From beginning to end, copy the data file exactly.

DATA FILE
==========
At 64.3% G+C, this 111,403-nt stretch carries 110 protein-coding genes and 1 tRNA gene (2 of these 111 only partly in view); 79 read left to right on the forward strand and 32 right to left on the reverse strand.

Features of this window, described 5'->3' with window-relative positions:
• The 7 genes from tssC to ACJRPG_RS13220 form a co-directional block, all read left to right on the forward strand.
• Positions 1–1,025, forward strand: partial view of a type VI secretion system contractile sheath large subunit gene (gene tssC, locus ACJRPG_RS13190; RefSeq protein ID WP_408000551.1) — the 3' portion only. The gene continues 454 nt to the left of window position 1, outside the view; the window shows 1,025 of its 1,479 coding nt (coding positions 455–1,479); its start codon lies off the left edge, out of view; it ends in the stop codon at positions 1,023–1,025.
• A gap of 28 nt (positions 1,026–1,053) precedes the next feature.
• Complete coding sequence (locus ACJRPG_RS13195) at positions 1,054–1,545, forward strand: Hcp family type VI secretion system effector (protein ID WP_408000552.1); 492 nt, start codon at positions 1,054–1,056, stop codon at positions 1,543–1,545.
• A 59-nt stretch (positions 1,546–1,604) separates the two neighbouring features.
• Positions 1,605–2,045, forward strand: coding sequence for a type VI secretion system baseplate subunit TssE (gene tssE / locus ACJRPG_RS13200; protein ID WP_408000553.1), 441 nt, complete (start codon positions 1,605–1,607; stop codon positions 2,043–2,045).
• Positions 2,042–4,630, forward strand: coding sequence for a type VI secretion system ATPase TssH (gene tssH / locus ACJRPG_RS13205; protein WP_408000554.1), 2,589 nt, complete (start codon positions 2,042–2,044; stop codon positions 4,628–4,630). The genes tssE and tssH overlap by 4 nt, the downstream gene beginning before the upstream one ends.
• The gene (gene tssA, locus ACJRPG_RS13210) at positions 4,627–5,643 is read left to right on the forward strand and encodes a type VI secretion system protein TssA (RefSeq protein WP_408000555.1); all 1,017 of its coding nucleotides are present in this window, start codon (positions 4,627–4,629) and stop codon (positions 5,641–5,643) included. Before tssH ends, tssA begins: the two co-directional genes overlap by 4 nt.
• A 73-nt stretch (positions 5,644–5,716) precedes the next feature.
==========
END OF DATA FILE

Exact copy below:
At 64.3% G+C, this 111,403-nt stretch carries 110 protein-coding genes and 1 tRNA gene (2 of these 111 only partly in view); 79 read left to right on the forward strand and 32 right to left on the reverse strand.

Features of this window, described 5'->3' with window-relative positions:
• The 7 genes from tssC to ACJRPG_RS13220 form a co-directional block, all read left to right on the forward strand.
• Positions 1–1,025, forward strand: partial view of a type VI secretion system contractile sheath large subunit gene (gene tssC, locus ACJRPG_RS13190; RefSeq protein ID WP_408000551.1) — the 3' portion only. The gene continues 454 nt to the left of window position 1, outside the view; the window shows 1,025 of its 1,479 coding nt (coding positions 455–1,479); its start codon lies off the left edge, out of view; it ends in the stop codon at positions 1,023–1,025.
• A gap of 28 nt (positions 1,026–1,053) precedes the next feature.
• Complete coding sequence (locus ACJRPG_RS13195) at positions 1,054–1,545, forward strand: Hcp family type VI secretion system effector (protein ID WP_408000552.1); 492 nt, start codon at positions 1,054–1,056, stop codon at positions 1,543–1,545.
• A 59-nt stretch (positions 1,546–1,604) separates the two neighbouring features.
• Positions 1,605–2,045, forward strand: coding sequence for a type VI secretion system baseplate subunit TssE (gene tssE / locus ACJRPG_RS13200; protein ID WP_408000553.1), 441 nt, complete (start codon positions 1,605–1,607; stop codon positions 2,043–2,045).
• Positions 2,042–4,630, forward strand: coding sequence for a type VI secretion system ATPase TssH (gene tssH / locus ACJRPG_RS13205; protein WP_408000554.1), 2,589 nt, complete (start codon positions 2,042–2,044; stop codon positions 4,628–4,630). The genes tssE and tssH overlap by 4 nt, the downstream gene beginning before the upstream one ends.
• The gene (gene tssA, locus ACJRPG_RS13210) at positions 4,627–5,643 is read left to right on the forward strand and encodes a type VI secretion system protein TssA (RefSeq protein WP_408000555.1); all 1,017 of its coding nucleotides are present in this window, start codon (positions 4,627–4,629) and stop codon (positions 5,641–5,643) included. Before tssH ends, tssA begins: the two co-directional genes overlap by 4 nt.
• A 73-nt stretch (positions 5,644–5,716) precedes the next feature.